It is only assumption on the part of the Fundamentalist Charismatics that their 'ecstatic babblings' are those spoken at Corinth, because no Bible writer has made any reference to the Corinthian tongues being different from the original tongues spoken at Pentecost (when humans were used to speak and interpret foreign human tongues), as one would certainly expect if a form of tongues more exalted than the phenomenal bestowal at Pentecost had come to the early Christians - after all, the events at Pentecost were considered important enough to be described, so surely there would be some record or description of a newer and different bestowal of an even more 'exalted' gift?

No, there is nothing, not even a slight hint as to the introduction of a 'newer' or more 'elevated' form of tongues; there are simply references to the original gift of speaking in human languages heretofore unknown by the speaker.

The Charismatic or Pentecostal assumes that Paul, when writing to the Corinthians, refers to a higher and more exalted 'language' than the original gift of tongues, but this, ironically, is an imposition by those claiming to adhere to a literal interpretation of the Bible, to 'Biblically verify' their own use of something apparently supernatural.

Paul did indeed preach in Biblical tongues - he spoke to his hearers in languages he could not previously speak - and his hearers understood him. This is far removed from the incoherent mutterings proselytised by the modern-day Charismatic as 'tongues'. Paul spoke in many more different lands than other early Christians: "I thank my God I speak with tongues more than you all" (1 Cor. 14:18).

These were lands where the indigenous inhabitants spoke, quite naturally, different languages and dialects, and Paul had to preach the gospel of the Love of Jesus Christ to such as these. How, apart from the nigh impossible task of learning the language and dialect of every stranger he addressed, could Paul do such a thing effectively? Paul used the Biblical gift of tongues - speaking in the hitherto unknown language of his hearers - to speak of the Love of Christ as a "sign to unbelievers". Paul never actually refers to the 'exalted' gift of incoherent tongues of the Pentecostals, so-named.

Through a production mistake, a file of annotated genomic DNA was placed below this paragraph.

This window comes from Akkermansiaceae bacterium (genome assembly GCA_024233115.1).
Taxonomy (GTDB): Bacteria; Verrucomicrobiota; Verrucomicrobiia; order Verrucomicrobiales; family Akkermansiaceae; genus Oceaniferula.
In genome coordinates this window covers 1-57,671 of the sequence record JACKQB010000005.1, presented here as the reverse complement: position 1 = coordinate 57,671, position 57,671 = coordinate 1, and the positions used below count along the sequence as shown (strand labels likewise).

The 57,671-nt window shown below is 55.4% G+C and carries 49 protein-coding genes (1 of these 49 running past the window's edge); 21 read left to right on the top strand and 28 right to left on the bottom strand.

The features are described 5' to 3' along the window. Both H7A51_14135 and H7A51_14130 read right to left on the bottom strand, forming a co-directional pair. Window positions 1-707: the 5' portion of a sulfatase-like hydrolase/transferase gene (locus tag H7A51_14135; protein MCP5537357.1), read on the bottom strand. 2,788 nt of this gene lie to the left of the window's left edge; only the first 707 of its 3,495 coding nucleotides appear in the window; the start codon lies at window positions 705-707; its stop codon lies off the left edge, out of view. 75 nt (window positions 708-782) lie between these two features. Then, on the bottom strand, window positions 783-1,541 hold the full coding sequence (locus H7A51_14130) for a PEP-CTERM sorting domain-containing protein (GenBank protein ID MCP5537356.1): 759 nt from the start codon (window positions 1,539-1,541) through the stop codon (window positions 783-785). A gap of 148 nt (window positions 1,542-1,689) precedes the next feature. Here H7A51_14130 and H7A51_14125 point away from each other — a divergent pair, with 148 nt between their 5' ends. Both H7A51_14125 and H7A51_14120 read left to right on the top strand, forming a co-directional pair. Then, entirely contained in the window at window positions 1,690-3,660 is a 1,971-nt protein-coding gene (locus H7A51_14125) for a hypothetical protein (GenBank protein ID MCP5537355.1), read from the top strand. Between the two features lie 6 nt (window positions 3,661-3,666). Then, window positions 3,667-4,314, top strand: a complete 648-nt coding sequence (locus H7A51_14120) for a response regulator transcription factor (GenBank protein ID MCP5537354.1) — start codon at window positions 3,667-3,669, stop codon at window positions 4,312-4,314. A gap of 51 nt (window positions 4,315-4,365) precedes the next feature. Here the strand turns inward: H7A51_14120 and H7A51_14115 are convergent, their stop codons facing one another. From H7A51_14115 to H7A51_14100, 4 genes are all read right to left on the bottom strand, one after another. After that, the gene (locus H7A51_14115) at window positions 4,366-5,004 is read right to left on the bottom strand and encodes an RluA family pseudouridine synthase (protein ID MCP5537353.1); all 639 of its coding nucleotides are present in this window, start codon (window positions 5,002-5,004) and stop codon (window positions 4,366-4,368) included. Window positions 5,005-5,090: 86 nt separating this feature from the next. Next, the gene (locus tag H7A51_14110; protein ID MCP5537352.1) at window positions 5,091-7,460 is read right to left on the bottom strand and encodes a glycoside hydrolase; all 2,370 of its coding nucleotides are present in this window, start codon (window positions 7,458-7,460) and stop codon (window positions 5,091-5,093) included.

As for what the modern day Charismatics term the gift of interpreting tongues, there is usually only the calling out of Biblical phrases or something quite vague, and while much is made of any apparently "correct" interpretation, it is a very infrequent event, and it is not common for two Charismatic "interpreters" of a claimed "ecstatic tongue" to produce the same interpretation of one modern-day Charismatic "tongues-speaker", unless the speaker is speaking in an earthly foreign language. It should also be remembered that a clock which has stopped will be correct twice in every twenty four hours.

The original purpose of the gift of speaking foreign tongues was for the spreading of the Message of Divine Love brought by Jesus the Christ to speakers of foreign languages, and there is no direct Biblical reference to affirm that the tongues spoken at Corinth were anything else.

Basically, Paul says that if everybody is talking in tongues (words understood by human foreign language-speakers) and there is nobody to interpret them to their own congregation, then there is no point talking in tongues because they would be of no use to anyone as nobody amongst themselves would understand! Thus it would be better to say just five words to a (local) non-believer who walked into their midst ("ekklesia": where they were "assembled") but who couldn't understand what was being said because tongues of foreign human languages were being spoken (someone, presumably, who spoke the local language and who therefore couldn't understand any foreign languages being spoken by the early tongue-speakers).